It promises to help not only autistic kids, but also those with ADHD, Dyslexia, those with social and behavioural issues, as well as those with sensory integration issues.  It promotes itself as a drug-free, non-medical therapy which is not shy about including statements like 'autism can become a thing of the past' in its sales pitch.
It's easy to see how parents can be attracted by the promise that the brain can be changed (and therefore fixed) by implementing a set of tangible exercises and rules; the urge for parents to "do" something to help their child is a powerful one.

Brain Balance is a hugely successful franchise (if you count success in fiscal overturn and the volume of kids shunting through it's six month programme).  The families of 25,000 kids have spent typically $10,000 to complete the  programme, turning over an annual revenue of about 50 million dollars.
That's a lot of money, and a lot of children, but is there any evidence that it works?  Afterall, there are more important measures of success than healthy accounts.

First up, Melillo has a doctorate in chiropractic, and not in conventional medicine.   His qualifications seem to have been awarded from unaccredited institutions, some of which no longer exist.
I might as well award myself a degree in Being Fabulous (with a post grad diploma in Having Well Behaved Hair) from the University of Shit Hot Mommas, and then tell people this qualifies me to have a play with the plasticity of your kids brains.
It goes without saying, that a doctorate in chiropractic does not equal a neurologist, no matter how lovely your hair is. 

In reality, despite glowing testimonials, there is very little evidence that Brain Balance is an effective therapy.  A dozen experts in Autism and ADHD argue that the notion of 'imbalanced hemispheres' is too simplistic to explain complex disorders, and there is no solid evidence to support dietary exclusion as a therapy.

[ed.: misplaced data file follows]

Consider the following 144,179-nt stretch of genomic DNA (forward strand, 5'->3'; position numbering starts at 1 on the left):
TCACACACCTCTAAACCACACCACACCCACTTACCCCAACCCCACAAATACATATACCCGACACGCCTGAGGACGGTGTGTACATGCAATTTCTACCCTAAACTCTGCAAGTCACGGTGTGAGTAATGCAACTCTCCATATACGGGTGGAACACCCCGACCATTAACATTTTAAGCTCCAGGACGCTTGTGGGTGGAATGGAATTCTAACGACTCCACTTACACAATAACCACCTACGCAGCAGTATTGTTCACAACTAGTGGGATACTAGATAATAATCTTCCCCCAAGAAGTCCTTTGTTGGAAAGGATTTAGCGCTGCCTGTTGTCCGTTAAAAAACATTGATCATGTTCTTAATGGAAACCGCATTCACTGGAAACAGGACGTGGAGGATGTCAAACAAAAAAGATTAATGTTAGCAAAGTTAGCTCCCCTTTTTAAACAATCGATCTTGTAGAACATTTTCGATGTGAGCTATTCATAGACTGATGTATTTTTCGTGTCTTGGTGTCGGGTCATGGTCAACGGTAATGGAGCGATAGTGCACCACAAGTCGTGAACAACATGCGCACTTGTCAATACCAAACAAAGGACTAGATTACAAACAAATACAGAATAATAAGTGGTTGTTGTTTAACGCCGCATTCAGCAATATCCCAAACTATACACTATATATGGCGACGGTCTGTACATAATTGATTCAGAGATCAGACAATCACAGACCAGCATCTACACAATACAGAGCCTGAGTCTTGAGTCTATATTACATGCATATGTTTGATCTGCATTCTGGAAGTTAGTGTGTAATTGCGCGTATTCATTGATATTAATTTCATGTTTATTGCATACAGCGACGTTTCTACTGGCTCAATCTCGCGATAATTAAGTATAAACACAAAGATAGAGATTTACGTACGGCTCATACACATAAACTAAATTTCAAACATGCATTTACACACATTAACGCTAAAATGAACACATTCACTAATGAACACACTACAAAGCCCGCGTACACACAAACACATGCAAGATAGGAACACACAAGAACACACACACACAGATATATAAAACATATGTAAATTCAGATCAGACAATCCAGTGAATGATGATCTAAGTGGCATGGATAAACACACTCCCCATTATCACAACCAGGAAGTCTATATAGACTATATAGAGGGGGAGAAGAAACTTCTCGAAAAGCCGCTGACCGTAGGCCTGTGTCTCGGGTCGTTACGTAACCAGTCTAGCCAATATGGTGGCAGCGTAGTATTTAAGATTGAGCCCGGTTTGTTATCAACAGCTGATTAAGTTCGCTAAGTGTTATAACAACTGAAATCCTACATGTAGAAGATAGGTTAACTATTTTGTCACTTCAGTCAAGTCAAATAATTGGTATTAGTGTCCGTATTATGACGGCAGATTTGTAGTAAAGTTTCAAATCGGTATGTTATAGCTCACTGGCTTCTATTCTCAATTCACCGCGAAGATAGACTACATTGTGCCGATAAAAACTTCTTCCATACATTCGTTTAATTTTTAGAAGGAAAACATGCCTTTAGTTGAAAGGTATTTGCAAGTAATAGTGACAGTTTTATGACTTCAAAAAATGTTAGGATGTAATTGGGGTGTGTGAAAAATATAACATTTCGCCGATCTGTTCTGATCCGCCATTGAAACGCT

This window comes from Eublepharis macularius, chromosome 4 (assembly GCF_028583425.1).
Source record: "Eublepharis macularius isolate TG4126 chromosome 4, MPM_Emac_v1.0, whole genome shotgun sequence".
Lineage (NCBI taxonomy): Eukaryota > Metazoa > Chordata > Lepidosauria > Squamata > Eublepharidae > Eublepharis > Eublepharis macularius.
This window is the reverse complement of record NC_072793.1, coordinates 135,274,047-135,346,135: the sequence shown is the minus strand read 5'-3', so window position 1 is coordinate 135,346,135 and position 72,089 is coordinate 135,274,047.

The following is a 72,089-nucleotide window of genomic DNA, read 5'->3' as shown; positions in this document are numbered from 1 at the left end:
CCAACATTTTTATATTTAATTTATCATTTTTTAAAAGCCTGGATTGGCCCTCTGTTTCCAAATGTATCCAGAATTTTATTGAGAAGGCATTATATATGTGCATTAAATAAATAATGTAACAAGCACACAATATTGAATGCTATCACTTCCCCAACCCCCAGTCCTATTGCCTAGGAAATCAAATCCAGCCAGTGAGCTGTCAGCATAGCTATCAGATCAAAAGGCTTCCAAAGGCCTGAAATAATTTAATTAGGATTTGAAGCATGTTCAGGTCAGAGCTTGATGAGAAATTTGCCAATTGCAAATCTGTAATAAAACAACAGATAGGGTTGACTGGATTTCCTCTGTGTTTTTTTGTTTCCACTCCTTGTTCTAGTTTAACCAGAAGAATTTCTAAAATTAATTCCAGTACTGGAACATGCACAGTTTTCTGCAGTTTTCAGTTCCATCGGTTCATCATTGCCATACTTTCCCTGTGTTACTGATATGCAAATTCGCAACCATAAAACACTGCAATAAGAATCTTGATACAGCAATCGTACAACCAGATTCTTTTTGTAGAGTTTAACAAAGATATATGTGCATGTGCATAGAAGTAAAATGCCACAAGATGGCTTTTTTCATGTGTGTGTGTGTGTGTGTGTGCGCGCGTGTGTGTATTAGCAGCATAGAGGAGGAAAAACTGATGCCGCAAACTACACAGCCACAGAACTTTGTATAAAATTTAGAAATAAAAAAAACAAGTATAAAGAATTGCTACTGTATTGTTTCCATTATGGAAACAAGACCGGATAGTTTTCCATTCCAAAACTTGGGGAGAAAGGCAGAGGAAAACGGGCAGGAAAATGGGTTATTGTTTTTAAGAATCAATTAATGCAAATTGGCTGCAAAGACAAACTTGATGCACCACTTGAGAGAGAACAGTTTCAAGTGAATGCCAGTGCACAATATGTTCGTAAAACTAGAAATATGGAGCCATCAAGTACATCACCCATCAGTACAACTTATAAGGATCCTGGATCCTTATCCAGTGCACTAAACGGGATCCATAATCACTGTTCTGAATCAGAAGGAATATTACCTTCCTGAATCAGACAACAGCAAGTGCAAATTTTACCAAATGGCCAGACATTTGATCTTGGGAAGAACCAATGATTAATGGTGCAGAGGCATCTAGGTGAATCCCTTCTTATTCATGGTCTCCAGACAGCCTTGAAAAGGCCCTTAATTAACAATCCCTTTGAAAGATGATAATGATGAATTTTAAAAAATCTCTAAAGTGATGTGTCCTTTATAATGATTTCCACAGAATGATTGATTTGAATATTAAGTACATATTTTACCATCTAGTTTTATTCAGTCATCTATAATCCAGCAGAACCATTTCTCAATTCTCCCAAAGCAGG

A small handful of scientific papers exist supporting the use of Brain Balance (one of which was co authored by Melillo who obviously has a vested interest in producing positive data); but critics have found serious shortcomings in these. One paper which positively reviews Brain Balance was published in an obscure journal, was penned mostly by chiropractors (with one MD), had no control group and only looked at one aspect of the therapy.... in other words it has all the reliability of a fox in a chicken coop.
There is no biological basis to support the idea that 'imbalances' in the brain cause autism; nothing can be measured or scanned to corroborate this.  There are no credible pieces of research proving that this therapy has a positive effect on autism.
Testimonials carry no weight, and could all have been written by the developer's doting granny for all we know.

"I'm just having a look"


Melillo's statement that 'just because something's not proven, doesn't mean it doesn't work'  doesn't  cut any ice.... by that logic, I can decide that it's unproven than I can't sing like Lady GaGa, so next weekend I'm going to slap on a meat dress and book the 3 Arena.

In short, Brain Balance doesn't work, and will do nothing more than relieve you of a sizeable chunk of cash.
Save your money and buy a ticket for my gig instead... I'll be barbequing my dress later.





2 comments:

  1. Absolute class as always! Thanks for the research and brilliant writing. X

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    1. Ah thanks so much Hannah. I'm really glad you enjoyed it x